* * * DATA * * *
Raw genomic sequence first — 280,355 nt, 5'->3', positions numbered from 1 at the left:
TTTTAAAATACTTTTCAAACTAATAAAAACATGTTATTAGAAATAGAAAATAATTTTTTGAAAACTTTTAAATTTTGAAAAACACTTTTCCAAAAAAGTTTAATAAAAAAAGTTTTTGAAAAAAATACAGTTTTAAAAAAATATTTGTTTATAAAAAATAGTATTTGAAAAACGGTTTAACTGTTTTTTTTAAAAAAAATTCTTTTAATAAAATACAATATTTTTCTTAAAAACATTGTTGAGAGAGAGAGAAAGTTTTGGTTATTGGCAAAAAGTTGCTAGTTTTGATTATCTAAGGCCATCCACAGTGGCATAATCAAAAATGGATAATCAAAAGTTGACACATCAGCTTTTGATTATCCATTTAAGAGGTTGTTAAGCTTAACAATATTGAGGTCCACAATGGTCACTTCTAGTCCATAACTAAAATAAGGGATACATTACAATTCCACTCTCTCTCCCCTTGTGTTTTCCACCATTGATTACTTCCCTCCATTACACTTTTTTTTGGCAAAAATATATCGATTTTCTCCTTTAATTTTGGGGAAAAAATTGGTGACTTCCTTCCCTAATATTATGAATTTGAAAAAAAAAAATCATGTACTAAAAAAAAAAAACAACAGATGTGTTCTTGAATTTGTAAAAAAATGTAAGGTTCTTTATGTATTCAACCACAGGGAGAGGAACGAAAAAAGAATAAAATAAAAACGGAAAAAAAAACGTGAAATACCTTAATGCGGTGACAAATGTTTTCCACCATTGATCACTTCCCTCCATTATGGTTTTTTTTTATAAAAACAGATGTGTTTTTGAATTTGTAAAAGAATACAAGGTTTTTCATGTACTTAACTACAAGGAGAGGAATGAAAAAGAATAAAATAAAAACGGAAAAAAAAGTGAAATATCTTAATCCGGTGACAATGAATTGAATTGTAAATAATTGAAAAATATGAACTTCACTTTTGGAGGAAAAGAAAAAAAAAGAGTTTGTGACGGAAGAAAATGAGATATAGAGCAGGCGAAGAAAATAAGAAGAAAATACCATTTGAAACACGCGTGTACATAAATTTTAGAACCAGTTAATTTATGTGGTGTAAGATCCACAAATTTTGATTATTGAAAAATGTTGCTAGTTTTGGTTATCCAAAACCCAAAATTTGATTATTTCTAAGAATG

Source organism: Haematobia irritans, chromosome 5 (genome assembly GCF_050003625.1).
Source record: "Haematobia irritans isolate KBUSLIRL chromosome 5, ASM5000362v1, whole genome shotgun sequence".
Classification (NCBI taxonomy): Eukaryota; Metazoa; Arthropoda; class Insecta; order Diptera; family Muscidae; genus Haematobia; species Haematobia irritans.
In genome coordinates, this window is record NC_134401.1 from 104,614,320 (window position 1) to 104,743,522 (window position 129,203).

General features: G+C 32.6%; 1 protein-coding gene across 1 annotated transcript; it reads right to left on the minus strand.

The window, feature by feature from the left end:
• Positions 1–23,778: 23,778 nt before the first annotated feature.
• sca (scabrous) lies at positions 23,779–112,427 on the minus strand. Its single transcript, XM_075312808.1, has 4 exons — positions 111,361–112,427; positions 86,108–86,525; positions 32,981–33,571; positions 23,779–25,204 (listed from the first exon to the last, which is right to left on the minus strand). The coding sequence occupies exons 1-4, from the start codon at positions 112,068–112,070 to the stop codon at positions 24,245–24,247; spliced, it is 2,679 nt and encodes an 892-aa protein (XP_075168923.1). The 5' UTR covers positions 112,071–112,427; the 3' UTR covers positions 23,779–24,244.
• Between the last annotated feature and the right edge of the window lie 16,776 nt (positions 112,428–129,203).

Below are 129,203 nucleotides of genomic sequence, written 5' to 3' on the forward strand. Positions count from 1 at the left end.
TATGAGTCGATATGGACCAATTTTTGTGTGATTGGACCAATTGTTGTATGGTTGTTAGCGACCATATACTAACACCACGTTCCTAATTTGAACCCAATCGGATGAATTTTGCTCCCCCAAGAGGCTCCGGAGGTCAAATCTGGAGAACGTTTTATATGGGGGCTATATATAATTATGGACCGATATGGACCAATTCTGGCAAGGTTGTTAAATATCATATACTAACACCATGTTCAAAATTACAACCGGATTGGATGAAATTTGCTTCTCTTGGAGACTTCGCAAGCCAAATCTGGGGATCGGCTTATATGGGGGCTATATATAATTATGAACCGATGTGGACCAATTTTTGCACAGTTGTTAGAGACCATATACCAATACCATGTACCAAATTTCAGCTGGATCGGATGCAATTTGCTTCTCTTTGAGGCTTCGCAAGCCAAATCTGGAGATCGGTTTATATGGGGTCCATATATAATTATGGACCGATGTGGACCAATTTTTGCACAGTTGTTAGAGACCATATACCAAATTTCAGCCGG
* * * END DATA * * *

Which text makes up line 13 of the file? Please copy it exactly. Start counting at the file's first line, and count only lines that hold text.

TATGAGTCGATATGGACCAATTTTTGTGTGATTGGACCAATTGTTGTATGGTTGTTAGCGACCATATACTAACACCACGTTCCTAATTTGAACCCAATCGGATGAATTTTGCTCCCCCAAGAGGCTCCGGAGGTCAAATCTGGAGAACGTTTTATATGGGGGCTATATATAATTATGGACCGATATGGACCAATTCTGGCAAGGTTGTTAAATATCATATACTAACACCATGTTCAAAATTACAACCGGATTGGATGAAATTTGCTTCTCTTGGAGACTTCGCAAGCCAAATCTGGGGATCGGCTTATATGGGGGCTATATATAATTATGAACCGATGTGGACCAATTTTTGCACAGTTGTTAGAGACCATATACCAATACCATGTACCAAATTTCAGCTGGATCGGATGCAATTTGCTTCTCTTTGAGGCTTCGCAAGCCAAATCTGGAGATCGGTTTATATGGGGTCCATATATAATTATGGACCGATGTGGACCAATTTTTGCACAGTTGTTAGAGACCATATACCAAATTTCAGCCGG